The issue of the statute of limitations was a defence which the petitioner could and should have raised at the trial. United States v. Cook, 17 Wall. 168. Biddinger v. Commissioner of Police of N.Y. 245 U.S. 128, 135. Forthoffer v. Swope, 103 F.2d 707, 709 (9th Cir.). United States v. Parrino, 203 F.2d 284, 286-287 (2d Cir.), cert. den. sub nom. Parrino v. United States, 348 U.S. 840. Lincoln v. State, 199 Md. 194, 202. Speaking broadly, the review under a writ of error "is of matters of law apparent on the record of the court in which the judgment was entered as disclosed by the return." Berlandi v. Commonwealth, 314 Mass. 424, 427. "It is a restricted remedy. `Evidence heard at the trial on the merits is no part of the record and hence cannot be considered on a writ of error.'" Guerin v. Commonwealth, 337 Mass. 264, 268. The errors of fact which may be reviewed on a writ of error are set forth in detail in the case just cited at page 268. The issue sought to be raised here does not come within any of the classes there enumerated. The record of the Superior Court reveals nothing that has any hearing on the issue of the subject of the statute of limitations and hence there is nothing apparent on the record touching this issue which may be reviewed. A party seeking relief by writ of error under the statutory authority must take the remedy with its limitations. Dolan v. Commonwealth, 304 Mass. 325, 333. The petitioner was not without an adequate remedy. He could have brought the cases here as matter of right either by exceptions (G.L.c. 278, § 31), or by appeal if they were made subject to G.L.c. 278, §§ 33A-33G, as amended, and in either case could *34 have had a review much broader than that afforded by a writ of error, but he did not see fit to do so. We are of opinion that the petitioner was not entitled to raise the question here sought to be raised on a writ of error. However, since the result will be the same and the question is one which this court has never passed on, we shall proceed to the merits.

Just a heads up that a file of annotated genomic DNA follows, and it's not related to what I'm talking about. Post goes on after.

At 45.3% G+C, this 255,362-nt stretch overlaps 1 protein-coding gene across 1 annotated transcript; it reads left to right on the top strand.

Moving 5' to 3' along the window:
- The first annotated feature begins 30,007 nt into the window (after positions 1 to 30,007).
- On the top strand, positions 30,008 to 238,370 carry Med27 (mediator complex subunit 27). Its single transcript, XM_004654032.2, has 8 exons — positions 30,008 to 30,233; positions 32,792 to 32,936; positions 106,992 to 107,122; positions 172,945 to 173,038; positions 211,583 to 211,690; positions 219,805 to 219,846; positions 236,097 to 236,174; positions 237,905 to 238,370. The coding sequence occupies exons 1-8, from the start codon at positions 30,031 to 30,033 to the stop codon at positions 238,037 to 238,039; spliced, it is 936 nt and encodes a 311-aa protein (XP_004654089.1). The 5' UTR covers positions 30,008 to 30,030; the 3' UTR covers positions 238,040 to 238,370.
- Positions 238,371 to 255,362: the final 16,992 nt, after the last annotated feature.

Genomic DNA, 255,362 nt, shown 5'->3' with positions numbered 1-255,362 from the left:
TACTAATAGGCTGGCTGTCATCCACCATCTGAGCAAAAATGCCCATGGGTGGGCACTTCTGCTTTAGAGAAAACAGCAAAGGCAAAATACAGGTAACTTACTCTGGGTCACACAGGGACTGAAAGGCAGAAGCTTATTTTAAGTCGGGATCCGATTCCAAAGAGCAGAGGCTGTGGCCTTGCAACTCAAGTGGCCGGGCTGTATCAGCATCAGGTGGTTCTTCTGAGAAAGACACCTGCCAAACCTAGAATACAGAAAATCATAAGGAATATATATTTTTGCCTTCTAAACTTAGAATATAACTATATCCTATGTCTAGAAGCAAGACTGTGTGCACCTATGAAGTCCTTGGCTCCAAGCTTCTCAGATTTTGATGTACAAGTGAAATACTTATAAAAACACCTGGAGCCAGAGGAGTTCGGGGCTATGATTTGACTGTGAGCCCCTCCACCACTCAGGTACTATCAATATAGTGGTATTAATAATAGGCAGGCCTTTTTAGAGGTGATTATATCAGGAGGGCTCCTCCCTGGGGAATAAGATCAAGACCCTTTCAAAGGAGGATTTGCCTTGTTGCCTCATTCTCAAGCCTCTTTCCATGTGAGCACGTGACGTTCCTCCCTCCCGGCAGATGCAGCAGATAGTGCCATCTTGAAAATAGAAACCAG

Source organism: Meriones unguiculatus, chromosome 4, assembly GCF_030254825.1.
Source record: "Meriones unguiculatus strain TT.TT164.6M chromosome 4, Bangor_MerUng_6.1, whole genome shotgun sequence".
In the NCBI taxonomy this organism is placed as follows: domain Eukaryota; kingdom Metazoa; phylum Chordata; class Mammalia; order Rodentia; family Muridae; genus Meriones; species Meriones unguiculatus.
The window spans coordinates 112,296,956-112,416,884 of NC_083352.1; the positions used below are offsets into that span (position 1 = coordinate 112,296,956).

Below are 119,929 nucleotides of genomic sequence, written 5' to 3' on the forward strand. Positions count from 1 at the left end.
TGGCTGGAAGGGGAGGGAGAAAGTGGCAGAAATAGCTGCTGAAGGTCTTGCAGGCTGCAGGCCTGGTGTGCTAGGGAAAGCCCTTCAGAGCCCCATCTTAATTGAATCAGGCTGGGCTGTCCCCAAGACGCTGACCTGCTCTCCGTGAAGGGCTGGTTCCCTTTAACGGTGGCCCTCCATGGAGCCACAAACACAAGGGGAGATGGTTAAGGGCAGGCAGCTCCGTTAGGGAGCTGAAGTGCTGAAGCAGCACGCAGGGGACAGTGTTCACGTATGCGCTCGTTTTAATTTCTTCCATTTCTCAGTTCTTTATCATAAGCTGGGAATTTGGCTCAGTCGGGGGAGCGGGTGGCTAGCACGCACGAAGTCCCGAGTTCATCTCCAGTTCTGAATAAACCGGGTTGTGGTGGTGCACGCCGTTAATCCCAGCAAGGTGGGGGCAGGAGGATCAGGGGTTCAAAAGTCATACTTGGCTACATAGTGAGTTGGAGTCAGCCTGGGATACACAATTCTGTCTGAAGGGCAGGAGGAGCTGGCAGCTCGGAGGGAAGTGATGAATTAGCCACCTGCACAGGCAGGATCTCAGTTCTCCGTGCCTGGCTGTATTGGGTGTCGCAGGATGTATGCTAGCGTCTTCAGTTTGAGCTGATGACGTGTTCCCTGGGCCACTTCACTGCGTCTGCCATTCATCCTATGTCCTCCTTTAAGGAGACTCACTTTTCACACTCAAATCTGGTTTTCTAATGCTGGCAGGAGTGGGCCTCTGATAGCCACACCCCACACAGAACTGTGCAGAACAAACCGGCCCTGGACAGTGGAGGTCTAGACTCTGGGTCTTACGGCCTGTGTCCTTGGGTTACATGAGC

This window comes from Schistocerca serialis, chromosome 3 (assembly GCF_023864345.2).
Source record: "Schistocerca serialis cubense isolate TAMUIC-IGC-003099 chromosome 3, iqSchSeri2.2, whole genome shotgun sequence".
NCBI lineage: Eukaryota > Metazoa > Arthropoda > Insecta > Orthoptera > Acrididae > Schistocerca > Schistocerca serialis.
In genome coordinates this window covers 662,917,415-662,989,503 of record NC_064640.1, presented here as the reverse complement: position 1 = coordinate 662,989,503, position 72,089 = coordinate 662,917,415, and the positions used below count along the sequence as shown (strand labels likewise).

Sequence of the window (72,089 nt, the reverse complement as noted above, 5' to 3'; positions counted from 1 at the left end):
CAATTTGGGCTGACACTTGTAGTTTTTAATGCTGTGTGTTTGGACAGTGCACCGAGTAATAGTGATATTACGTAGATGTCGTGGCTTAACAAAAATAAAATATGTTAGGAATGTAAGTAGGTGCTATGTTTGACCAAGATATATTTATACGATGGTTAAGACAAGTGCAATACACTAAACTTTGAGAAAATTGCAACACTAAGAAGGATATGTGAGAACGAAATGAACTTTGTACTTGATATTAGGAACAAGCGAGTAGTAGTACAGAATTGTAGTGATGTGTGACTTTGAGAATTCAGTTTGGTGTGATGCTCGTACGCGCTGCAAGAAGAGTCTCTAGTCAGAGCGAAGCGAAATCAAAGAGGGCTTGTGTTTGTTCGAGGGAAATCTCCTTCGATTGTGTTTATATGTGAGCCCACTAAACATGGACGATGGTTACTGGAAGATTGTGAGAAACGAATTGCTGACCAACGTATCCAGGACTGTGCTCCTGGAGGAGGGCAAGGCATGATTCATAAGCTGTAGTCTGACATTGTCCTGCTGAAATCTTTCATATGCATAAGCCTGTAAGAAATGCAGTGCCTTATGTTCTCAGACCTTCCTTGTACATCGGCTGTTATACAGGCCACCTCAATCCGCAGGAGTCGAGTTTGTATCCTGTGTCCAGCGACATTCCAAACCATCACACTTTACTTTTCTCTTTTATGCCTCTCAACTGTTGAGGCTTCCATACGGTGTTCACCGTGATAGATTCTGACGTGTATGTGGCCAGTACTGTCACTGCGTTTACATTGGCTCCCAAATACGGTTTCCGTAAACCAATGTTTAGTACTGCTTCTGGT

There was no error.